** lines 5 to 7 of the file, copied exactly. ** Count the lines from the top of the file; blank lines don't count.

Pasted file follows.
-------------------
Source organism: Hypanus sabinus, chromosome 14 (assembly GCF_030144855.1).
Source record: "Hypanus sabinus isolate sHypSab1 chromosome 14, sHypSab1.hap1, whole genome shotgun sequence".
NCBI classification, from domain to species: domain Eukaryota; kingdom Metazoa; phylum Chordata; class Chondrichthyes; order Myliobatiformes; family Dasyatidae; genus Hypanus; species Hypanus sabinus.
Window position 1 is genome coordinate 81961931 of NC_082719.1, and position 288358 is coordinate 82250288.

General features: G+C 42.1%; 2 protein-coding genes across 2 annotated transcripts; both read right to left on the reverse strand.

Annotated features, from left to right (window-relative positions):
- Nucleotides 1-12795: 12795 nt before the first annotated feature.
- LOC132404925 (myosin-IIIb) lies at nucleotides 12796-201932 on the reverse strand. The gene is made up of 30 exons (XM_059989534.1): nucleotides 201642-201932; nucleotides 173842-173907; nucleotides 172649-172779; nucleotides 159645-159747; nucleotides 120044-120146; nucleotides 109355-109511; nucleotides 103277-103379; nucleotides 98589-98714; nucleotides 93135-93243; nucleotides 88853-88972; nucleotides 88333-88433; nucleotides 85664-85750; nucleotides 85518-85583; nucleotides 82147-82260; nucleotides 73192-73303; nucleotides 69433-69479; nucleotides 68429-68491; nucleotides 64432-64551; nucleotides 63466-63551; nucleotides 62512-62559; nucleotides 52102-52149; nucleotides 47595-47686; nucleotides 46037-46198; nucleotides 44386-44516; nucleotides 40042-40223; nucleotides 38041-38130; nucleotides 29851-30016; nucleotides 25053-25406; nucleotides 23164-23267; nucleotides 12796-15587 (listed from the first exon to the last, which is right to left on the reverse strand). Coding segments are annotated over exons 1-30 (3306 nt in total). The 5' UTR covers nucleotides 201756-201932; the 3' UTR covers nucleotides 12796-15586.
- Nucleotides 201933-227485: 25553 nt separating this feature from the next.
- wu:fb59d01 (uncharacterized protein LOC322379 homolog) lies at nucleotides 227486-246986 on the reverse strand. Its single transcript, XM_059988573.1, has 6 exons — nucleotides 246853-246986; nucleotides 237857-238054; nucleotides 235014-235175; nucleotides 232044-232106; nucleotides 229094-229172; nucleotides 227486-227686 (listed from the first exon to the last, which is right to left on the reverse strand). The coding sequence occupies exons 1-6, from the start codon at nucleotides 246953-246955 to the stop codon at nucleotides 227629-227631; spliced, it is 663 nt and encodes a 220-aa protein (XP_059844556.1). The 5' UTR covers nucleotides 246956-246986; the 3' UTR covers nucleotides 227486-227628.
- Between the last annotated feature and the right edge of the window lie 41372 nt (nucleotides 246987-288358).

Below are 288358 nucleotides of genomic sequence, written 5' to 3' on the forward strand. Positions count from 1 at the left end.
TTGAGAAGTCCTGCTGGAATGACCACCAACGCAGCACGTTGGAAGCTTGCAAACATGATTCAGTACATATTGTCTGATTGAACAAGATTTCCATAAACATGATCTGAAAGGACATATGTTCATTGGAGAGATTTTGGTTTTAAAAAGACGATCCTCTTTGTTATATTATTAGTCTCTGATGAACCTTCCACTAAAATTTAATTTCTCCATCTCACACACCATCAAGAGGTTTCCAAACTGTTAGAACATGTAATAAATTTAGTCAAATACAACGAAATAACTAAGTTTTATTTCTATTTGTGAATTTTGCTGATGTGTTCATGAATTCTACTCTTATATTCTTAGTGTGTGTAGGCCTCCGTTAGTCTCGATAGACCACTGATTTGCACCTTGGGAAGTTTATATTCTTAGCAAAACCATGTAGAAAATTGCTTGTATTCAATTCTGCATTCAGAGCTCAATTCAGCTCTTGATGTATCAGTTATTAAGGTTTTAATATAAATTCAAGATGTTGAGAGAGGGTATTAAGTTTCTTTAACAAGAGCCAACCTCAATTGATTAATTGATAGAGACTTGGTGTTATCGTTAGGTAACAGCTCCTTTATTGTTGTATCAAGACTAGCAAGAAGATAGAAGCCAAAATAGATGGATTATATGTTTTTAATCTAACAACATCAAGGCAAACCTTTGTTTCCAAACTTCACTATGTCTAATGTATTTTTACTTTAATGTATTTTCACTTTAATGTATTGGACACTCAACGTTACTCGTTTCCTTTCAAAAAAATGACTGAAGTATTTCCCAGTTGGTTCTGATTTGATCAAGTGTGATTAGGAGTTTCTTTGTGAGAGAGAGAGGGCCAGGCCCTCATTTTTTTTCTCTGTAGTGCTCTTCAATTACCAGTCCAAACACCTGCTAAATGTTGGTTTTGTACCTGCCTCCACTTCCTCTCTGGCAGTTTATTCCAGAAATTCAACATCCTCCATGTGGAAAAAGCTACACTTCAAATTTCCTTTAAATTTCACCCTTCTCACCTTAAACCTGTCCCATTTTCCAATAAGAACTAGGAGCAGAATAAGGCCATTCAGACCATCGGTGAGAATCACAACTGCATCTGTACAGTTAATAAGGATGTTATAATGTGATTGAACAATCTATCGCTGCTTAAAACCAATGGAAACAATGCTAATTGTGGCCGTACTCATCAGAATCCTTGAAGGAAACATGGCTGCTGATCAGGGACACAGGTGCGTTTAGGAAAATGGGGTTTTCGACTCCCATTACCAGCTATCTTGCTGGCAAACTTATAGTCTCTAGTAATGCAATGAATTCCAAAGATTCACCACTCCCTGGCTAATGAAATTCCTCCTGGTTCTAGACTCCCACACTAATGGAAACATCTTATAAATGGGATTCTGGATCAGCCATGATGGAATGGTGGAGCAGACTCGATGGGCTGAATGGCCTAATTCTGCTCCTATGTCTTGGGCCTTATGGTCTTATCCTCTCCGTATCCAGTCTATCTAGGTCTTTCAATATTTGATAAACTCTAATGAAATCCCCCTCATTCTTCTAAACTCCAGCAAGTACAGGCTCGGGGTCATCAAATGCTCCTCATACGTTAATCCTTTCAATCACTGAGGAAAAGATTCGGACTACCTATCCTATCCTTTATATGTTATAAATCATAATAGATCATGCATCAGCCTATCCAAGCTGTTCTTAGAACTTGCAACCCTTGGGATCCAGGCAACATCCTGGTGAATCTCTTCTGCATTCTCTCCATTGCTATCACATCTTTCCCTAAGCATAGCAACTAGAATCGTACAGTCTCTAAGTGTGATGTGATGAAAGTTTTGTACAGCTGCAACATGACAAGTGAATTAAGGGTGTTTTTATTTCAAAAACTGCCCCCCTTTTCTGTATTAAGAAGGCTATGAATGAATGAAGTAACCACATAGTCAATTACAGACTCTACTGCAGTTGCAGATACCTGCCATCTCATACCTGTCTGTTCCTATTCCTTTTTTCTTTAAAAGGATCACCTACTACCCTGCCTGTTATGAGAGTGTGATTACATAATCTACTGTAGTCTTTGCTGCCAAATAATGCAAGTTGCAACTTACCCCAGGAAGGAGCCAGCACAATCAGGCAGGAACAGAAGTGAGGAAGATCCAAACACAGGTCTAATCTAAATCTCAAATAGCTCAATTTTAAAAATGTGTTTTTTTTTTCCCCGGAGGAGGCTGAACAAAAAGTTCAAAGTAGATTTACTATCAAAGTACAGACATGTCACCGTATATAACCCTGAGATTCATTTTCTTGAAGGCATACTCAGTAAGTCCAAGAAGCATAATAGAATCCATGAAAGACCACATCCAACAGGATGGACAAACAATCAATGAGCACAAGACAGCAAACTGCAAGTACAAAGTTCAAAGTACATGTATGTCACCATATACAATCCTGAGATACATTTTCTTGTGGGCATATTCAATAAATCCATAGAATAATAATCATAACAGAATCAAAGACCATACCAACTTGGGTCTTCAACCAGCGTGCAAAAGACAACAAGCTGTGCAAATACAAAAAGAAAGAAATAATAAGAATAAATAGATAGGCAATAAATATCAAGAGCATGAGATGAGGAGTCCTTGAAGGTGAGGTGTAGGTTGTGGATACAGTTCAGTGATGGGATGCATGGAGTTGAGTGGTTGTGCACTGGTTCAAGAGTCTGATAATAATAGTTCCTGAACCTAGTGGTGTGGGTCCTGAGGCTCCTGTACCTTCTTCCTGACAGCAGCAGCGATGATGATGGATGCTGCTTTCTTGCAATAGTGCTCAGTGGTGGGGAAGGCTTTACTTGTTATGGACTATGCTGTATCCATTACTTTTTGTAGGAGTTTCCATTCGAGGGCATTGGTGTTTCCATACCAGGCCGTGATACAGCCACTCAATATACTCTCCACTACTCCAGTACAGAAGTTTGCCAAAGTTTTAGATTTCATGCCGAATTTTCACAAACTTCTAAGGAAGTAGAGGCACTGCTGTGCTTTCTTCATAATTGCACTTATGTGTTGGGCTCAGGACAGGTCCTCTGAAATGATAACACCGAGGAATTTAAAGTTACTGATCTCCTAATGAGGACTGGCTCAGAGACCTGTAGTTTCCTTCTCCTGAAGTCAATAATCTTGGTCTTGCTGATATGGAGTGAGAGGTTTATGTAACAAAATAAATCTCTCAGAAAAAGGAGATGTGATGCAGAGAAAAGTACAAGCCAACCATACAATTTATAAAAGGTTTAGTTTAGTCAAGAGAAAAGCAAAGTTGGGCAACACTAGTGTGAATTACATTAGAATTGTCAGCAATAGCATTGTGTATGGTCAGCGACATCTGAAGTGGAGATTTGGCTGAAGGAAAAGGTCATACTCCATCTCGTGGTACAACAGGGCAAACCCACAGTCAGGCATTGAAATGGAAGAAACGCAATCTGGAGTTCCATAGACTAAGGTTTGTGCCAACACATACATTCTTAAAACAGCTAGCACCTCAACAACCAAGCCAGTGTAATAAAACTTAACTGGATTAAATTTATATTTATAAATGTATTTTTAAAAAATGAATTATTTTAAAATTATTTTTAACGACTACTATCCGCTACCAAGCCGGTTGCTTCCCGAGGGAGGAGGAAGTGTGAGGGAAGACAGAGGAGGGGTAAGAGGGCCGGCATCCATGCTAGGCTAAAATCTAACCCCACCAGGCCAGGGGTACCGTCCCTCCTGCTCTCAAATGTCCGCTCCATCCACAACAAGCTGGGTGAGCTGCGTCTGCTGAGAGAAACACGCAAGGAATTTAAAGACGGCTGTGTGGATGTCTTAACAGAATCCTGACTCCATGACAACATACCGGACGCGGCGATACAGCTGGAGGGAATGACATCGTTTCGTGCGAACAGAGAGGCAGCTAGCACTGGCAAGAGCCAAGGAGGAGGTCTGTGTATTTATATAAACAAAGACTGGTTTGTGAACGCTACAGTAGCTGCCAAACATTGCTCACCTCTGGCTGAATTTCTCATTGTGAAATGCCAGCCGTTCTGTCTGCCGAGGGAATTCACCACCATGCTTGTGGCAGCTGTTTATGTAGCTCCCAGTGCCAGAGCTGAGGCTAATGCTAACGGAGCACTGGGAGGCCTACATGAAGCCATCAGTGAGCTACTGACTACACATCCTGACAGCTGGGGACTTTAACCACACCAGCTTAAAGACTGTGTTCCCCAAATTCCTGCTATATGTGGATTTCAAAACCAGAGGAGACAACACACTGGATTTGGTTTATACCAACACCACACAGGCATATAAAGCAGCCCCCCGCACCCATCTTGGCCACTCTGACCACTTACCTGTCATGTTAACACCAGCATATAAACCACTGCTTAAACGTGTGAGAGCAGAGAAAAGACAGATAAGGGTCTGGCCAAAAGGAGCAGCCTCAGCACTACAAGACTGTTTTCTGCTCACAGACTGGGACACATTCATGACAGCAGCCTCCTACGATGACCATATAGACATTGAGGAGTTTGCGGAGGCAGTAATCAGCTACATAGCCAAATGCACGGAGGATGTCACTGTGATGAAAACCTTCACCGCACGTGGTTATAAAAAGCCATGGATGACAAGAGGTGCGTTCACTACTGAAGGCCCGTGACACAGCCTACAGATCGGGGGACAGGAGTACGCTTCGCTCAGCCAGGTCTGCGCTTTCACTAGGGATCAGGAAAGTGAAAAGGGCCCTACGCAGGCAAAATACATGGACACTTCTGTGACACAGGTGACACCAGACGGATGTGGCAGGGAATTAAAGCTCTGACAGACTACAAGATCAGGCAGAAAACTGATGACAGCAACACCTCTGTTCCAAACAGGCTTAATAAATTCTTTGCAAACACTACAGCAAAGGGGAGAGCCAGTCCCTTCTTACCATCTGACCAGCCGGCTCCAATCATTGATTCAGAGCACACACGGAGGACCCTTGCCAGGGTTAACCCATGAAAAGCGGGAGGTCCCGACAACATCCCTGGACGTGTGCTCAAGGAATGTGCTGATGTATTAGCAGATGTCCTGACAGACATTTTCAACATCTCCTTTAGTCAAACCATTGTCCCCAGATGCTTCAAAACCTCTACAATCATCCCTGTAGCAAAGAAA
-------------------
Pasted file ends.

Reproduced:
General features: G+C 42.1%; 2 protein-coding genes across 2 annotated transcripts; both read right to left on the reverse strand.

Annotated features, from left to right (window-relative positions):
- Nucleotides 1-12795: 12795 nt before the first annotated feature.